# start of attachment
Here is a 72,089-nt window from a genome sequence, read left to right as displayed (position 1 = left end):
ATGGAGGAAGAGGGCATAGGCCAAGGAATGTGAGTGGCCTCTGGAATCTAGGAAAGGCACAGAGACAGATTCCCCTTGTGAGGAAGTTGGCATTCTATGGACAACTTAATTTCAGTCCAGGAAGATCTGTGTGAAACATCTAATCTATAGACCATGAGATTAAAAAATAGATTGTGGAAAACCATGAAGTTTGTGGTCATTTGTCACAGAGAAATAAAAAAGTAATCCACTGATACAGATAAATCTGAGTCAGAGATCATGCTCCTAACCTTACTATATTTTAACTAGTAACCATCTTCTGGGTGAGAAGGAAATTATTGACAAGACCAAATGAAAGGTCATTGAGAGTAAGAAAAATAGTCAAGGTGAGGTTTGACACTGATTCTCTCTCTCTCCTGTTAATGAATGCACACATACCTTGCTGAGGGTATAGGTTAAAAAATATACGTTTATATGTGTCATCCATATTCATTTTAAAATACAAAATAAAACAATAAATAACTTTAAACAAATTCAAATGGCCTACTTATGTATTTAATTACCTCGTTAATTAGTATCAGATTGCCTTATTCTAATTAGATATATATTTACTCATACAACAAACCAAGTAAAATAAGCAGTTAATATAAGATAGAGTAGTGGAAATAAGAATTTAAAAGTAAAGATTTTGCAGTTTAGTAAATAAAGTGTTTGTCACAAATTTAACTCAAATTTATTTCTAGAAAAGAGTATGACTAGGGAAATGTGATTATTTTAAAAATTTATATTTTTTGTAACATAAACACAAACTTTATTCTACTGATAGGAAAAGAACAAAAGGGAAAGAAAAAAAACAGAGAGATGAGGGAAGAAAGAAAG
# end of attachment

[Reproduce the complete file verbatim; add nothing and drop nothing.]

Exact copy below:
Here is a 72,089-nt window from a genome sequence, read left to right as displayed (position 1 = left end):
ATGGAGGAAGAGGGCATAGGCCAAGGAATGTGAGTGGCCTCTGGAATCTAGGAAAGGCACAGAGACAGATTCCCCTTGTGAGGAAGTTGGCATTCTATGGACAACTTAATTTCAGTCCAGGAAGATCTGTGTGAAACATCTAATCTATAGACCATGAGATTAAAAAATAGATTGTGGAAAACCATGAAGTTTGTGGTCATTTGTCACAGAGAAATAAAAAAGTAATCCACTGATACAGATAAATCTGAGTCAGAGATCATGCTCCTAACCTTACTATATTTTAACTAGTAACCATCTTCTGGGTGAGAAGGAAATTATTGACAAGACCAAATGAAAGGTCATTGAGAGTAAGAAAAATAGTCAAGGTGAGGTTTGACACTGATTCTCTCTCTCTCCTGTTAATGAATGCACACATACCTTGCTGAGGGTATAGGTTAAAAAATATACGTTTATATGTGTCATCCATATTCATTTTAAAATACAAAATAAAACAATAAATAACTTTAAACAAATTCAAATGGCCTACTTATGTATTTAATTACCTCGTTAATTAGTATCAGATTGCCTTATTCTAATTAGATATATATTTACTCATACAACAAACCAAGTAAAATAAGCAGTTAATATAAGATAGAGTAGTGGAAATAAGAATTTAAAAGTAAAGATTTTGCAGTTTAGTAAATAAAGTGTTTGTCACAAATTTAACTCAAATTTATTTCTAGAAAAGAGTATGACTAGGGAAATGTGATTATTTTAAAAATTTATATTTTTTGTAACATAAACACAAACTTTATTCTACTGATAGGAAAAGAACAAAAGGGAAAGAAAAAAAACAGAGAGATGAGGGAAGAAAGAAAG